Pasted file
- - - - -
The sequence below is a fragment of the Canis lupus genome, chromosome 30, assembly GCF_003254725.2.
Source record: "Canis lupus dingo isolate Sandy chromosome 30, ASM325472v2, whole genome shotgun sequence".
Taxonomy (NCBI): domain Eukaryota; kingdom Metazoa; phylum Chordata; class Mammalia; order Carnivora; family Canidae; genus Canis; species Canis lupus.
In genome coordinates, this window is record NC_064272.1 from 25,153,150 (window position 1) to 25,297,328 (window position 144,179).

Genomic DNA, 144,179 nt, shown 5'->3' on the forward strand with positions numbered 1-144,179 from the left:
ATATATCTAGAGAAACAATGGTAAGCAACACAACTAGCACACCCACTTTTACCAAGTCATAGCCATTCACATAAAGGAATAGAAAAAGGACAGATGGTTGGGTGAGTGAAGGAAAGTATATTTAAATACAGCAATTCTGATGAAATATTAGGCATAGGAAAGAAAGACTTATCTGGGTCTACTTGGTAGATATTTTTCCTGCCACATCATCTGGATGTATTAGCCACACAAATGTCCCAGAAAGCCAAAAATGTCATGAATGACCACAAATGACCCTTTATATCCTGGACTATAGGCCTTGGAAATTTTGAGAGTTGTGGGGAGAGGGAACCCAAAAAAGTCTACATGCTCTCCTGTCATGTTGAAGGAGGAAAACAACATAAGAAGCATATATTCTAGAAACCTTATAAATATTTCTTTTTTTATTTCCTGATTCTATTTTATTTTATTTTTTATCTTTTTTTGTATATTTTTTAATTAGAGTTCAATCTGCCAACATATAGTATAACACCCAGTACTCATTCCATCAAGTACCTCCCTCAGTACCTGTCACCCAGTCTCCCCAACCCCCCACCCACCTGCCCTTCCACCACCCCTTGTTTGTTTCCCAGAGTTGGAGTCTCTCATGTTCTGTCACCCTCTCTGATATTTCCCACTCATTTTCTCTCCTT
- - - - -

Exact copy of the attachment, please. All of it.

The sequence below is a fragment of the Canis lupus genome, chromosome 30, assembly GCF_003254725.2.
Source record: "Canis lupus dingo isolate Sandy chromosome 30, ASM325472v2, whole genome shotgun sequence".
Taxonomy (NCBI): domain Eukaryota; kingdom Metazoa; phylum Chordata; class Mammalia; order Carnivora; family Canidae; genus Canis; species Canis lupus.
In genome coordinates, this window is record NC_064272.1 from 25,153,150 (window position 1) to 25,297,328 (window position 144,179).

Genomic DNA, 144,179 nt, shown 5'->3' on the forward strand with positions numbered 1-144,179 from the left:
ATATATCTAGAGAAACAATGGTAAGCAACACAACTAGCACACCCACTTTTACCAAGTCATAGCCATTCACATAAAGGAATAGAAAAAGGACAGATGGTTGGGTGAGTGAAGGAAAGTATATTTAAATACAGCAATTCTGATGAAATATTAGGCATAGGAAAGAAAGACTTATCTGGGTCTACTTGGTAGATATTTTTCCTGCCACATCATCTGGATGTATTAGCCACACAAATGTCCCAGAAAGCCAAAAATGTCATGAATGACCACAAATGACCCTTTATATCCTGGACTATAGGCCTTGGAAATTTTGAGAGTTGTGGGGAGAGGGAACCCAAAAAAGTCTACATGCTCTCCTGTCATGTTGAAGGAGGAAAACAACATAAGAAGCATATATTCTAGAAACCTTATAAATATTTCTTTTTTTATTTCCTGATTCTATTTTATTTTATTTTTTATCTTTTTTTGTATATTTTTTAATTAGAGTTCAATCTGCCAACATATAGTATAACACCCAGTACTCATTCCATCAAGTACCTCCCTCAGTACCTGTCACCCAGTCTCCCCAACCCCCCACCCACCTGCCCTTCCACCACCCCTTGTTTGTTTCCCAGAGTTGGAGTCTCTCATGTTCTGTCACCCTCTCTGATATTTCCCACTCATTTTCTCTCCTT